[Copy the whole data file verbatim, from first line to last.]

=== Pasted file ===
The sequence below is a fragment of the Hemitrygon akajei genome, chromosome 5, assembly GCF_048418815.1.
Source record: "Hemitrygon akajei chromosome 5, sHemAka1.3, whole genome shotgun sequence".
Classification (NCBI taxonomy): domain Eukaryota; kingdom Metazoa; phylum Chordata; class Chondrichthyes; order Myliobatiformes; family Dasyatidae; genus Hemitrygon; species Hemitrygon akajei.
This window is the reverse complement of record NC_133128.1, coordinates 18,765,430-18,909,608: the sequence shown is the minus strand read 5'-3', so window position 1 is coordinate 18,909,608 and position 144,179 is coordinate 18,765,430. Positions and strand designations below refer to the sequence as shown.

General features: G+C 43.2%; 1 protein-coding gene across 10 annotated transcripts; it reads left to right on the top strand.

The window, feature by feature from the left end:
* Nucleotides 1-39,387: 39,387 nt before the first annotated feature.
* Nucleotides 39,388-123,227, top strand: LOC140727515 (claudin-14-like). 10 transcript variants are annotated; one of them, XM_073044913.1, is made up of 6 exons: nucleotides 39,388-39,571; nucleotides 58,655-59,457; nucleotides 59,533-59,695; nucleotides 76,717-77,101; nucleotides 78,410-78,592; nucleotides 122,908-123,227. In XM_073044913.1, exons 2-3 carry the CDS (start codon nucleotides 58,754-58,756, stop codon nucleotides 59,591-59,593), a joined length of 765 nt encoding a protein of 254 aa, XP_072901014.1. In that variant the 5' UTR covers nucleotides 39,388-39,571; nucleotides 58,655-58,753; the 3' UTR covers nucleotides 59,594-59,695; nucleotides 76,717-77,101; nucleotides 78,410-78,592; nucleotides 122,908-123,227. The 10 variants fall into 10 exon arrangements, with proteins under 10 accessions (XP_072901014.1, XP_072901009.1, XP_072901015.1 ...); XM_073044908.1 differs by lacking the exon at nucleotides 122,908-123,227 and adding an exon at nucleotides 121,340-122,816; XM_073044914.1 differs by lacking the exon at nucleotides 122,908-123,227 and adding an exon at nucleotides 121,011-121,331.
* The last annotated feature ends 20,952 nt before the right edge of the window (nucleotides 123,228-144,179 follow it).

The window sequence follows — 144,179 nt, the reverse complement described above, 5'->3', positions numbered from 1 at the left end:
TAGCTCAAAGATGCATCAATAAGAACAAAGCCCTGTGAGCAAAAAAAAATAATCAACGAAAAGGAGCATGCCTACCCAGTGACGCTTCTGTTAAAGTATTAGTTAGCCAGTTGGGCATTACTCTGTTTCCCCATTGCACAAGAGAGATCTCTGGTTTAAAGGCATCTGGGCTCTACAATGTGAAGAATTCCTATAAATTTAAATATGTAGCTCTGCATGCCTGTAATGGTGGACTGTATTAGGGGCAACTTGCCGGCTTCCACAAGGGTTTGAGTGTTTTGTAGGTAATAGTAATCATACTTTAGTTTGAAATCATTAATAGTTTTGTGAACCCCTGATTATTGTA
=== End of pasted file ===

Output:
The sequence below is a fragment of the Hemitrygon akajei genome, chromosome 5, assembly GCF_048418815.1.
Source record: "Hemitrygon akajei chromosome 5, sHemAka1.3, whole genome shotgun sequence".
Classification (NCBI taxonomy): domain Eukaryota; kingdom Metazoa; phylum Chordata; class Chondrichthyes; order Myliobatiformes; family Dasyatidae; genus Hemitrygon; species Hemitrygon akajei.
This window is the reverse complement of record NC_133128.1, coordinates 18,765,430-18,909,608: the sequence shown is the minus strand read 5'-3', so window position 1 is coordinate 18,909,608 and position 144,179 is coordinate 18,765,430. Positions and strand designations below refer to the sequence as shown.

General features: G+C 43.2%; 1 protein-coding gene across 10 annotated transcripts; it reads left to right on the top strand.

The window, feature by feature from the left end:
* Nucleotides 1-39,387: 39,387 nt before the first annotated feature.
* Nucleotides 39,388-123,227, top strand: LOC140727515 (claudin-14-like). 10 transcript variants are annotated; one of them, XM_073044913.1, is made up of 6 exons: nucleotides 39,388-39,571; nucleotides 58,655-59,457; nucleotides 59,533-59,695; nucleotides 76,717-77,101; nucleotides 78,410-78,592; nucleotides 122,908-123,227. In XM_073044913.1, exons 2-3 carry the CDS (start codon nucleotides 58,754-58,756, stop codon nucleotides 59,591-59,593), a joined length of 765 nt encoding a protein of 254 aa, XP_072901014.1. In that variant the 5' UTR covers nucleotides 39,388-39,571; nucleotides 58,655-58,753; the 3' UTR covers nucleotides 59,594-59,695; nucleotides 76,717-77,101; nucleotides 78,410-78,592; nucleotides 122,908-123,227. The 10 variants fall into 10 exon arrangements, with proteins under 10 accessions (XP_072901014.1, XP_072901009.1, XP_072901015.1 ...); XM_073044908.1 differs by lacking the exon at nucleotides 122,908-123,227 and adding an exon at nucleotides 121,340-122,816; XM_073044914.1 differs by lacking the exon at nucleotides 122,908-123,227 and adding an exon at nucleotides 121,011-121,331.
* The last annotated feature ends 20,952 nt before the right edge of the window (nucleotides 123,228-144,179 follow it).

The window sequence follows — 144,179 nt, the reverse complement described above, 5'->3', positions numbered from 1 at the left end:
TAGCTCAAAGATGCATCAATAAGAACAAAGCCCTGTGAGCAAAAAAAAATAATCAACGAAAAGGAGCATGCCTACCCAGTGACGCTTCTGTTAAAGTATTAGTTAGCCAGTTGGGCATTACTCTGTTTCCCCATTGCACAAGAGAGATCTCTGGTTTAAAGGCATCTGGGCTCTACAATGTGAAGAATTCCTATAAATTTAAATATGTAGCTCTGCATGCCTGTAATGGTGGACTGTATTAGGGGCAACTTGCCGGCTTCCACAAGGGTTTGAGTGTTTTGTAGGTAATAGTAATCATACTTTAGTTTGAAATCATTAATAGTTTTGTGAACCCCTGATTATTGTA